Stuck buses, walking students on snow day renews calls for SFU gondola (PHOTOS)

Jan 10 2020, 3:39 pm

It happens a few times every year — and it is happening today.

Many TransLink buses making the steep trek up the snow- and ice-covered roads of Simon Fraser University’s Burnaby Mountain campus have jackknifed, forcing students, staff, and UniverCity neighbourhood residents to walk the remaining uphill journey up to the campus.

Photos and videos show the buses are unable to make the climb, despite the use of several snow plows and the deployment of SFU and transit staff to help keep the roads clear.

At this time, the SFU Burnaby Mountain campus remains open, despite the accessibility issues.

sfu burnaby mountain snow

Buses stuck on slick roads during snowfall at SFU Burnaby Mountain on January 10, 2020. (Daryl Dela Cruz)

sfu burnaby mountain snow

Students walking up Burnaby Mountain on January 10, 2020 to reach the SFU campus, after their buses became stuck on the road. (Daryl Dela Cruz)

Advocates for TransLink’s proposed gondola reaching the campus have taken the opportunity of today’s conditions to highlight the need for such an aerial transit line that not only increases capacity to reduce regular overcrowding and delays throughout the year but also better ensures reliability, especially during poor weather.

“The current bus system to SFU has become inadequate for our needs,” Daryl Dela Cruz with the Build The SFU Gondola advocacy group told Daily Hive.

“We face chronic overcrowding throughout the year and weather-related disruptions just make it worse. An urban transit gondola is a cost-effective, reliable and environmentally friendly solution.”

sfu burnaby mountain snow

Buses stuck on slick roads during snowfall at SFU Burnaby Mountain on January 10, 2020. (Colin Fowler)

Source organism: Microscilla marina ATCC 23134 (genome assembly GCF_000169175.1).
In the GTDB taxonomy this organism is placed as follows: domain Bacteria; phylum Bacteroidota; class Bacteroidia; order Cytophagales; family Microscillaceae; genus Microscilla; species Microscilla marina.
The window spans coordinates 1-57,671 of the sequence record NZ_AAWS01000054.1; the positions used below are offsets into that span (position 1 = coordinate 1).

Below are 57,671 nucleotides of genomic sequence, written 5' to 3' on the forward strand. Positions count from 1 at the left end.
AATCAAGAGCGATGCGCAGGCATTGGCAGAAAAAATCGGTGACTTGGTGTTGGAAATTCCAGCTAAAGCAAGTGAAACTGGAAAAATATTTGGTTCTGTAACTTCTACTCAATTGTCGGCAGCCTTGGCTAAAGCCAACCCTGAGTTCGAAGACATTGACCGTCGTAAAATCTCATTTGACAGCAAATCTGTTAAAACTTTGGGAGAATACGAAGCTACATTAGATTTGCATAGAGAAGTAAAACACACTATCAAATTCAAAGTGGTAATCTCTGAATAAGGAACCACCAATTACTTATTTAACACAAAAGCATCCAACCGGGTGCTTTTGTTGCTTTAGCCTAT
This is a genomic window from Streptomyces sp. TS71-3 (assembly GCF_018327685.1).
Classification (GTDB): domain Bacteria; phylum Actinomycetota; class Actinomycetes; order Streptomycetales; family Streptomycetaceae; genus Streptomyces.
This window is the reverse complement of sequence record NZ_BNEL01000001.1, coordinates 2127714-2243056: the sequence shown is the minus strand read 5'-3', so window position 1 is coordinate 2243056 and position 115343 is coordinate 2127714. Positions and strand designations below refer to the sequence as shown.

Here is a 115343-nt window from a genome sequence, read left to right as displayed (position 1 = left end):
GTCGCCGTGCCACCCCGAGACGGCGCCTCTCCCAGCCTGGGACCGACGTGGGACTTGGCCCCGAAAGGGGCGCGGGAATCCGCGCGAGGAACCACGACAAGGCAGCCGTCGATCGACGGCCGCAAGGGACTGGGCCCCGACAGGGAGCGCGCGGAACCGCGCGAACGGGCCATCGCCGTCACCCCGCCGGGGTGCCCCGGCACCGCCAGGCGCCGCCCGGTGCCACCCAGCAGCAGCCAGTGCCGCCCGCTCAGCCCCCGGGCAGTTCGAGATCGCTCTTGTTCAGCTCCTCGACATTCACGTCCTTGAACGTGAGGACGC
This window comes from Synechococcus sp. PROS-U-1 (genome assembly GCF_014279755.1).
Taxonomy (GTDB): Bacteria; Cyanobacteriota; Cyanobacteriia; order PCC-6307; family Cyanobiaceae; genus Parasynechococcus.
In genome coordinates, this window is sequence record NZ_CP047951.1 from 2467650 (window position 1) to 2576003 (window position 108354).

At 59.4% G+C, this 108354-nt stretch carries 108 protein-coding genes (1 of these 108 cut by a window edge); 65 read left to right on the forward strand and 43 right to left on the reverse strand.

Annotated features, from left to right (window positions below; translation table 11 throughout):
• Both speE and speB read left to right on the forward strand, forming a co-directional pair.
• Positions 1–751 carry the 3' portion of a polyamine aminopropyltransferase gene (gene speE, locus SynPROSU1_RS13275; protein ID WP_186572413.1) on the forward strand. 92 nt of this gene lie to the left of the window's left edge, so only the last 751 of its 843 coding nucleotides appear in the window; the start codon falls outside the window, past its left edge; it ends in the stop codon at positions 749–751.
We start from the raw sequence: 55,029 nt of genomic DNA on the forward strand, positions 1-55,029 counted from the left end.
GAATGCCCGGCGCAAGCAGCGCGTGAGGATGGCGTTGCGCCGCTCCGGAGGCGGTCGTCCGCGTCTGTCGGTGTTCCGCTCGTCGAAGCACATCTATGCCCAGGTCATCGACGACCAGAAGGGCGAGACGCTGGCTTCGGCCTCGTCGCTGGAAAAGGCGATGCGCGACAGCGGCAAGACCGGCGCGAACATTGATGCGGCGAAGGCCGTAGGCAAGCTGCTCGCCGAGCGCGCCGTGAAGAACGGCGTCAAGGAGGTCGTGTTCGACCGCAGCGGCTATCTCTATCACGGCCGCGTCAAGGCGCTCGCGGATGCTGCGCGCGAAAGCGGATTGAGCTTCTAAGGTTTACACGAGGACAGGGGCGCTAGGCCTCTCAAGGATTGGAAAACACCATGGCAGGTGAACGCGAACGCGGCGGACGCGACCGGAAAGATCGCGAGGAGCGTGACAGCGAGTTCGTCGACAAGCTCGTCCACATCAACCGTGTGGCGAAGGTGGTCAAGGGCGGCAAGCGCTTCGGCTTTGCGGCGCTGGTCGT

sfu burnaby mountain snow

Students walking up Burnaby Mountain on January 10, 2020 to reach the SFU campus, after their buses became stuck on the road. (Daryl Dela Cruz)

With an ultimate capacity of at least 3,000 passengers per hour per direction, a gondola transit line from Production Way-University Station to the top of Burnaby Mountain would have a travel time of just six minutes — less than half the travel time of the No. 145 bus in optimal conditions.

Each cabin will hold up to approximately 30 people, with cabins departing as frequently as about every 30 seconds.

The system’s ultimate capacity exceeds the peak hour capacity of the 99 B-Line, the region’s busiest bus route.

SFU Burnaby Mountain gondola

Straight line, direct route for SFU Burnaby Mountain gondola from Production Way-University Station and the SFU campus, compared with existing bus route options. (TransLink)

The proposed gondola technology is the 3S system with three cables, similar to Whistler Blackcomb’s Peak2Peak Gondola, allowing for high travel speeds, larger cabins, and safety redundancies. The Sea to Sky Gondola, in comparison, only uses one cable.

TransLink’s most recent planning work for the gondola indicates the transit line will cost about $200 million to construct in 2020 dollars, but it will only take about 18 months and comes with a highly positive benefit-cost ratio of 1.8 — making this a worthwhile long-term infrastructure investment.

In May 2019, Burnaby city council approved its support for the gondola, but with conditions, including further analysis on route options and consultation with area residents.

Then in July 2019, the Mayors’ Council approved TransLink staff’s request to engage in public consultation, then create technical design and funding options.

TransLink is currently pursuing the federal green infrastructure fund to cover the cost of building the project to ensure the gondola project does not compete with other Mayors’ Council projects.

If federal funding is unavailable, TransLink will push the project to after the current Mayors’ Council 10-year expansion plan and instead be considered with other transit investment priorities in Transport 2050.

The demand for such a system already exists, and it will only continue to grow; by 2045, UniverCity’s residential population will grow to 10,000 people, the number of faculty and staff will increase to about 8,000, and the number of undergraduate and graduate students will reach over 30,000 (up from 20,000 today).

Currently, buses reaching campus see about 25,000 daily boardings, and this figure is expected to grow by 60% over the next two decades.

sfu burnaby mountain snow

Buses stuck on slick roads during snowfall at SFU Burnaby Mountain on January 10, 2020. (Colin Fowler)

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